Leveraging Cognitive Support in SVG Applications from the Host COTS Product

Hausi A. Müller, Anke Weber, and Holger Kienle
Department of Computer Science
University of Victoria

Building software documentation systems using SVG [1] has many advantages. The ability to create live documents and to embed these documents into Commercial-of-the Shelf (COTS) products opens up new avenues in attacking the problem of keeping software documentation up-to-date and synchronized with the source code [2, 3, 4]. While it is tremendously beneficial to run an SVG graph visualization tool [5, 6] with the same behavior within a Web browser, a spreadsheet as well as a user’s manual, it is difficult to leverage the cognitive support afforded by the underlying COTS product from within the embedded SVG application. For example, using operations seamlessly from both MS Excel and from an embedded SVG visualization engine is difficult to accomplish. This problem is greatly exacerbated when dealing with multiple COTS products. The goal of the Adoption-Centric Reverse Engineering (ACRE) project at the University of Victoria is to improve the adoption of reverse engineering tools in industry by building tools, such as software visualization engines, on top of COTS products [7]. In many ways, SVG is an ideal platform for this project, but it also has some limitations. This paper outlines some of the challenges, approaches and experiences hosting SVG applications in COTS products when the goal is to use both generic COTS functions and custom SVG functions seamlessly for live software documentation.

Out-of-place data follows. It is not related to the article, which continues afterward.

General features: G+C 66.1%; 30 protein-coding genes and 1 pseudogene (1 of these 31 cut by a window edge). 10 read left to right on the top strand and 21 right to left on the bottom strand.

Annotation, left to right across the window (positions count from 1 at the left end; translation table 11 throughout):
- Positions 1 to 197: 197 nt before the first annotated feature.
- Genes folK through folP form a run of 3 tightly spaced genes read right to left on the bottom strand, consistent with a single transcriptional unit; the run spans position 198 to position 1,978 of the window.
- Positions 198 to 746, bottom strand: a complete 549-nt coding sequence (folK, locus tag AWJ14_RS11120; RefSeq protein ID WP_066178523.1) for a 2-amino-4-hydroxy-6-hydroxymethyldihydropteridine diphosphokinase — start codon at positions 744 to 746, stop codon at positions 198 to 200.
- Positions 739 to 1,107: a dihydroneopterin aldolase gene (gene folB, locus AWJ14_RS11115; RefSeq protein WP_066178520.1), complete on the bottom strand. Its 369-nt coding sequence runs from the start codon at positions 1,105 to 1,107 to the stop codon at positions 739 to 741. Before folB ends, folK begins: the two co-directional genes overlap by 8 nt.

[1] W3C Recommendation. Scalable Vector Graphics (SVG) 1.0 Specification, September 2001, http://www.w3.org/TR/SVG/
[2] Weber, A., Kienle, H., Müller, H. 2002."Live Documents with Contextual, Data-Driven Information Components," Proc. of SIGDOC 2002, Toronto, Canada, Oct. 20-23, 2002
[3] K. Wong, H.A. Müller, and M.A. Storey, "Structural Redocumentation: A Case Study," IEEE Software, pp. 46-54, January 1995.
[4] Kenny Wong, "The Reverse Engineering Notebook," Ph.D. Thesis, Department of Computer Science, University of Victoria, 1999.
[5] H. Kienle, A. Weber, H.A. Müller. "Leveraging SVG in the Rigi Reverse Engineering Tool," Proceedings SVG Open Developers Conference, Zürich, Switzerland, July 15-17, 2002.
[6] H.A. Müller and K. Klashinsky. "Rigi—A System for Programming–in–the–large," In Proceedings of the 10th IEEE International Conference on Software Engineering, pp. 80-86, 1988.
[7] ACRE Web site, http://www.acse.cs.uvic.ca/